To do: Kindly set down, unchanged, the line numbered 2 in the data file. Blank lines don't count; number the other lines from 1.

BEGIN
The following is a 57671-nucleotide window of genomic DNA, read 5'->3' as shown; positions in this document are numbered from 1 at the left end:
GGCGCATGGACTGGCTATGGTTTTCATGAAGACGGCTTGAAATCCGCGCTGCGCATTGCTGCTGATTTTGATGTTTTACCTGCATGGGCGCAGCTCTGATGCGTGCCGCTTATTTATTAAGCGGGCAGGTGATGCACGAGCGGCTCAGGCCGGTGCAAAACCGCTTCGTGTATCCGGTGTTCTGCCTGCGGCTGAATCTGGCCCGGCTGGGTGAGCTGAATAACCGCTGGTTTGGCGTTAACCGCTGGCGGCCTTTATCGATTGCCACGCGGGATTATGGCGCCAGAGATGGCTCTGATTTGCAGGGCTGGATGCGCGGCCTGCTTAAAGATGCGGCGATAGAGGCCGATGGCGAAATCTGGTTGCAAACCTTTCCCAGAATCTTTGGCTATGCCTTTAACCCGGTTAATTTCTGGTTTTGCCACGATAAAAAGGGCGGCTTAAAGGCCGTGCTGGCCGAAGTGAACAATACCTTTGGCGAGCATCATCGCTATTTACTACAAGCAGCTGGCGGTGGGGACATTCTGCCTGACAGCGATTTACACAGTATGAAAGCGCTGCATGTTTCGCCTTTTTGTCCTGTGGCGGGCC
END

GGCGCATGGACTGGCTATGGTTTTCATGAAGACGGCTTGAAATCCGCGCTGCGCATTGCTGCTGATTTTGATGTTTTACCTGCATGGGCGCAGCTCTGATGCGTGCCGCTTATTTATTAAGCGGGCAGGTGATGCACGAGCGGCTCAGGCCGGTGCAAAACCGCTTCGTGTATCCGGTGTTCTGCCTGCGGCTGAATCTGGCCCGGCTGGGTGAGCTGAATAACCGCTGGTTTGGCGTTAACCGCTGGCGGCCTTTATCGATTGCCACGCGGGATTATGGCGCCAGAGATGGCTCTGATTTGCAGGGCTGGATGCGCGGCCTGCTTAAAGATGCGGCGATAGAGGCCGATGGCGAAATCTGGTTGCAAACCTTTCCCAGAATCTTTGGCTATGCCTTTAACCCGGTTAATTTCTGGTTTTGCCACGATAAAAAGGGCGGCTTAAAGGCCGTGCTGGCCGAAGTGAACAATACCTTTGGCGAGCATCATCGCTATTTACTACAAGCAGCTGGCGGTGGGGACATTCTGCCTGACAGCGATTTACACAGTATGAAAGCGCTGCATGTTTCGCCTTTTTGTCCTGTGGCGGGCC